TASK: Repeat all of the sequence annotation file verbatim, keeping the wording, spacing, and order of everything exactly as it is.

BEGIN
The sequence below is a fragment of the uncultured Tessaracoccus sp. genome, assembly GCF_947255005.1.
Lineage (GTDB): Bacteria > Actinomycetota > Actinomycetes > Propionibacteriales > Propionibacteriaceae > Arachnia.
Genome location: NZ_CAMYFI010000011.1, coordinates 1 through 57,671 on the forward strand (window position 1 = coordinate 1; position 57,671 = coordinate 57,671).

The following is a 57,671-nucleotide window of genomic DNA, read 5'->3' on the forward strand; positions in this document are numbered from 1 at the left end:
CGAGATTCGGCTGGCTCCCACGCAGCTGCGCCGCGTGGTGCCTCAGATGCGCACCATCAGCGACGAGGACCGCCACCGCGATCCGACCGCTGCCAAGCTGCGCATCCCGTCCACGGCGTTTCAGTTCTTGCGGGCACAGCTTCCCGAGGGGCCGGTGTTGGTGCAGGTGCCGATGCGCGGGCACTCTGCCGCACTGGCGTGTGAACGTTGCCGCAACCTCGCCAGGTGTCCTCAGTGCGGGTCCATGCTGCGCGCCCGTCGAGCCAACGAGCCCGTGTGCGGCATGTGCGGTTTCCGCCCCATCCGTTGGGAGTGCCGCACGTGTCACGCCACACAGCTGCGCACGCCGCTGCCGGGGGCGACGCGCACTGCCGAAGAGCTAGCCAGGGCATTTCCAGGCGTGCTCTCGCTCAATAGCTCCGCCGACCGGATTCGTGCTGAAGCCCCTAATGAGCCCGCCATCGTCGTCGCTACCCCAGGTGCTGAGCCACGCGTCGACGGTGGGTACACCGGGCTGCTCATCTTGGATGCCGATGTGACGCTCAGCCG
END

The sequence below is a fragment of the uncultured Tessaracoccus sp. genome, assembly GCF_947255005.1.
Lineage (GTDB): Bacteria > Actinomycetota > Actinomycetes > Propionibacteriales > Propionibacteriaceae > Arachnia.
Genome location: NZ_CAMYFI010000011.1, coordinates 1 through 57,671 on the forward strand (window position 1 = coordinate 1; position 57,671 = coordinate 57,671).

The following is a 57,671-nucleotide window of genomic DNA, read 5'->3' on the forward strand; positions in this document are numbered from 1 at the left end:
CGAGATTCGGCTGGCTCCCACGCAGCTGCGCCGCGTGGTGCCTCAGATGCGCACCATCAGCGACGAGGACCGCCACCGCGATCCGACCGCTGCCAAGCTGCGCATCCCGTCCACGGCGTTTCAGTTCTTGCGGGCACAGCTTCCCGAGGGGCCGGTGTTGGTGCAGGTGCCGATGCGCGGGCACTCTGCCGCACTGGCGTGTGAACGTTGCCGCAACCTCGCCAGGTGTCCTCAGTGCGGGTCCATGCTGCGCGCCCGTCGAGCCAACGAGCCCGTGTGCGGCATGTGCGGTTTCCGCCCCATCCGTTGGGAGTGCCGCACGTGTCACGCCACACAGCTGCGCACGCCGCTGCCGGGGGCGACGCGCACTGCCGAAGAGCTAGCCAGGGCATTTCCAGGCGTGCTCTCGCTCAATAGCTCCGCCGACCGGATTCGTGCTGAAGCCCCTAATGAGCCCGCCATCGTCGTCGCTACCCCAGGTGCTGAGCCACGCGTCGACGGTGGGTACACCGGGCTGCTCATCTTGGATGCCGATGTGACGCTCAGCCG